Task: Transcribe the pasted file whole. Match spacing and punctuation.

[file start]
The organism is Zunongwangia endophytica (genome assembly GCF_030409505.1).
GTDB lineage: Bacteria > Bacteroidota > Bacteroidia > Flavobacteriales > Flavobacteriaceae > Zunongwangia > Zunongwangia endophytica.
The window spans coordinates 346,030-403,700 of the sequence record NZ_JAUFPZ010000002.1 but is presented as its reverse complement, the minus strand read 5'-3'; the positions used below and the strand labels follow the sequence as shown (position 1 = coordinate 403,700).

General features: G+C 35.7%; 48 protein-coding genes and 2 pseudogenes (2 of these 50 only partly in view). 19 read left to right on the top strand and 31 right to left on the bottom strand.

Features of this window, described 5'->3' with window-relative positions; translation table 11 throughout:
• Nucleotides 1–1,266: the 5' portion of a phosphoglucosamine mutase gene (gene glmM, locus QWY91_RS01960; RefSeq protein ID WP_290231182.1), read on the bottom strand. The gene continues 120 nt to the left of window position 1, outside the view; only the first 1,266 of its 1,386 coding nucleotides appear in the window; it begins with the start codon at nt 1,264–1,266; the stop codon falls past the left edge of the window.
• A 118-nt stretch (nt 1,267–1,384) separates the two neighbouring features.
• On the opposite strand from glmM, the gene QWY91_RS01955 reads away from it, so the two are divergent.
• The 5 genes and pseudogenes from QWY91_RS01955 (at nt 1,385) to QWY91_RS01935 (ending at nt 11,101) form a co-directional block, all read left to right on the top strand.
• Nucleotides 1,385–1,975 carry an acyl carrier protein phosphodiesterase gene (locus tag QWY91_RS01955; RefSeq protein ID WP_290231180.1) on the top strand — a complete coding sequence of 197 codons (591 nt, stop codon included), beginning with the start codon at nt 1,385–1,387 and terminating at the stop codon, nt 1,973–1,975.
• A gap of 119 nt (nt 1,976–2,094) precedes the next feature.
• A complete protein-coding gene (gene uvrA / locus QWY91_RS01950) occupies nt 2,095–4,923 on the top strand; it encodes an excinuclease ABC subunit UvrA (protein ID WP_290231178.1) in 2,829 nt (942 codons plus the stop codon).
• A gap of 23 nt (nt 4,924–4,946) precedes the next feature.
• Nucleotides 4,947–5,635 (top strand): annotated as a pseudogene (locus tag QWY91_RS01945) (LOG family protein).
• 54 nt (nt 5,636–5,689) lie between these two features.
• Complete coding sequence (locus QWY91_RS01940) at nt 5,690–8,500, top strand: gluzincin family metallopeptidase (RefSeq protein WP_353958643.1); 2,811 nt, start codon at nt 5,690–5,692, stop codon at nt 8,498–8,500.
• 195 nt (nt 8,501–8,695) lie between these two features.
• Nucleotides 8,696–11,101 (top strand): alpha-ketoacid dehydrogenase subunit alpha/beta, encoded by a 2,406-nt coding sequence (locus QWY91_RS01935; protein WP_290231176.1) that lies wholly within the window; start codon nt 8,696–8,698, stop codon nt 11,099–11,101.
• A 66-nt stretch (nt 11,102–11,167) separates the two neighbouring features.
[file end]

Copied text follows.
The organism is Zunongwangia endophytica (genome assembly GCF_030409505.1).
GTDB lineage: Bacteria > Bacteroidota > Bacteroidia > Flavobacteriales > Flavobacteriaceae > Zunongwangia > Zunongwangia endophytica.
The window spans coordinates 346,030-403,700 of the sequence record NZ_JAUFPZ010000002.1 but is presented as its reverse complement, the minus strand read 5'-3'; the positions used below and the strand labels follow the sequence as shown (position 1 = coordinate 403,700).

General features: G+C 35.7%; 48 protein-coding genes and 2 pseudogenes (2 of these 50 only partly in view). 19 read left to right on the top strand and 31 right to left on the bottom strand.

Features of this window, described 5'->3' with window-relative positions; translation table 11 throughout:
• Nucleotides 1–1,266: the 5' portion of a phosphoglucosamine mutase gene (gene glmM, locus QWY91_RS01960; RefSeq protein ID WP_290231182.1), read on the bottom strand. The gene continues 120 nt to the left of window position 1, outside the view; only the first 1,266 of its 1,386 coding nucleotides appear in the window; it begins with the start codon at nt 1,264–1,266; the stop codon falls past the left edge of the window.
• A 118-nt stretch (nt 1,267–1,384) separates the two neighbouring features.
• On the opposite strand from glmM, the gene QWY91_RS01955 reads away from it, so the two are divergent.
• The 5 genes and pseudogenes from QWY91_RS01955 (at nt 1,385) to QWY91_RS01935 (ending at nt 11,101) form a co-directional block, all read left to right on the top strand.
• Nucleotides 1,385–1,975 carry an acyl carrier protein phosphodiesterase gene (locus tag QWY91_RS01955; RefSeq protein ID WP_290231180.1) on the top strand — a complete coding sequence of 197 codons (591 nt, stop codon included), beginning with the start codon at nt 1,385–1,387 and terminating at the stop codon, nt 1,973–1,975.
• A gap of 119 nt (nt 1,976–2,094) precedes the next feature.
• A complete protein-coding gene (gene uvrA / locus QWY91_RS01950) occupies nt 2,095–4,923 on the top strand; it encodes an excinuclease ABC subunit UvrA (protein ID WP_290231178.1) in 2,829 nt (942 codons plus the stop codon).
• A gap of 23 nt (nt 4,924–4,946) precedes the next feature.
• Nucleotides 4,947–5,635 (top strand): annotated as a pseudogene (locus tag QWY91_RS01945) (LOG family protein).
• 54 nt (nt 5,636–5,689) lie between these two features.
• Complete coding sequence (locus QWY91_RS01940) at nt 5,690–8,500, top strand: gluzincin family metallopeptidase (RefSeq protein WP_353958643.1); 2,811 nt, start codon at nt 5,690–5,692, stop codon at nt 8,498–8,500.
• 195 nt (nt 8,501–8,695) lie between these two features.
• Nucleotides 8,696–11,101 (top strand): alpha-ketoacid dehydrogenase subunit alpha/beta, encoded by a 2,406-nt coding sequence (locus QWY91_RS01935; protein WP_290231176.1) that lies wholly within the window; start codon nt 8,696–8,698, stop codon nt 11,099–11,101.
• A 66-nt stretch (nt 11,102–11,167) separates the two neighbouring features.